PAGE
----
In this week's parsha we begin recounting the story of the Jews exiting Egypt, the most powerful and mesmerizing story of our history. Pharaoh rejects the demands of Aharon and Moshe despite witnessing the miracle of the staff changing into a snake followed by the first seven plagues. The text indicates to us that Pharaoh hardened his heart and then eventually has his heart hardened an interesting story in of itself.
The story which to me is the most intriguing is described in the opening few sentences of the parsha.
וַיְדַבֵּ֥ר אֱלֹהִ֖ים אֶל־מֹשֶׁ֑ה וַיֹּ֥אמֶר אֵלָ֖יו אֲנִ֥י יְהוָֽה׃ וָאֵרָ֗א אֶל־אַבְרָהָ֛ם אֶל־יִצְחָ֥ק וְאֶֽל־יַעֲקֹ֖ב בְּאֵ֣ל שַׁדָּ֑י וּשְׁמִ֣י יְהוָ֔ה לֹ֥א נוֹדַ֖עְתִּי לָהֶֽם׃
God spoke to Moses and said to him, “I am the LORD. I appeared to Abraham, Isaac, and Jacob as El Shaddai, but I did not make Myself known to them by My name יהוה.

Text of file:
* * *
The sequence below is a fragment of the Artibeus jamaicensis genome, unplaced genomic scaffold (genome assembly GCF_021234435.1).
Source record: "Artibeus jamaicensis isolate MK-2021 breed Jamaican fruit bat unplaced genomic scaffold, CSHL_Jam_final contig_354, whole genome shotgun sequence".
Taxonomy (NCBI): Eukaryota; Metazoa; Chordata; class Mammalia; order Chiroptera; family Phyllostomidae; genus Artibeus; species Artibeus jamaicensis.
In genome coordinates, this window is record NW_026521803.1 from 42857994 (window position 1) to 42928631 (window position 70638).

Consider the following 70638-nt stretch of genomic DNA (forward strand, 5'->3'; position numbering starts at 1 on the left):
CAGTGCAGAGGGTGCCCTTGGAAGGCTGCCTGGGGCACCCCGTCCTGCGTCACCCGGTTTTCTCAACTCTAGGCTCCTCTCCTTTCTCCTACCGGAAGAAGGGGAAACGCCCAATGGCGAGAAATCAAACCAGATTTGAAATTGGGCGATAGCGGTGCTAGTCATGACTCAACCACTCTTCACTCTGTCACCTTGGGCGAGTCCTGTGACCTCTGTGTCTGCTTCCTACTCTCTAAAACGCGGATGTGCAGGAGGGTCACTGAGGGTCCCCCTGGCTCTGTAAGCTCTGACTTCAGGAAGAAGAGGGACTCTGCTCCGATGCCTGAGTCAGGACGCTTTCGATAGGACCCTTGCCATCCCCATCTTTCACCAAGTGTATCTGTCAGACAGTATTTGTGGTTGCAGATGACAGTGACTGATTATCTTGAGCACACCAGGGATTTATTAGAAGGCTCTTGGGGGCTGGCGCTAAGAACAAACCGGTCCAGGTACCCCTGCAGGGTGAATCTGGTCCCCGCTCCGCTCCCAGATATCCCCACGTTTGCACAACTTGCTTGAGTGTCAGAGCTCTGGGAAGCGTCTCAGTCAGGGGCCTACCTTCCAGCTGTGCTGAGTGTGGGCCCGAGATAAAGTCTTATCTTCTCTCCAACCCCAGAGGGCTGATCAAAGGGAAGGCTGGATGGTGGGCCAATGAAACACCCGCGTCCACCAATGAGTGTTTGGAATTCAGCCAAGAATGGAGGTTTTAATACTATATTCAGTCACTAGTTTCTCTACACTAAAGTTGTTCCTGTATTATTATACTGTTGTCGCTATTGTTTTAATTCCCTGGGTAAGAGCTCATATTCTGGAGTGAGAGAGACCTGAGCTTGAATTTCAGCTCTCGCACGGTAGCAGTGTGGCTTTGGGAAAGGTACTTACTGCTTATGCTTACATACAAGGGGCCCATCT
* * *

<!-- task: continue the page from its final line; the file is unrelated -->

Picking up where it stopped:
Despite the greatness of those who preceded him, Moses receives the revelation that is God's name. Although it remains only one of God's many names which reflect the infinite personalities of God, the four letter name remains of a certain spiritual significance.
Although the academic may explain away this revelation of God's name as providing further detail to dissonant stories (see https://en.wikipedia.org/wiki/Sacred_Name_Bibles for a little side reading on this) I think that the revelation of the name is indicative of the standard of person that Moses is. It is hard to fathom the awesome person that Moshe must have been for the almighty to share a piece of himself with the great leader.
I think the calibre of any leader is measured by how those who work with them respond to them as individuals. The best of them help people understand themselves but more importantly as valued confidants they assist people in growing.
Moses was the greatest Jewish leader of all time. May we aspire to be just like him.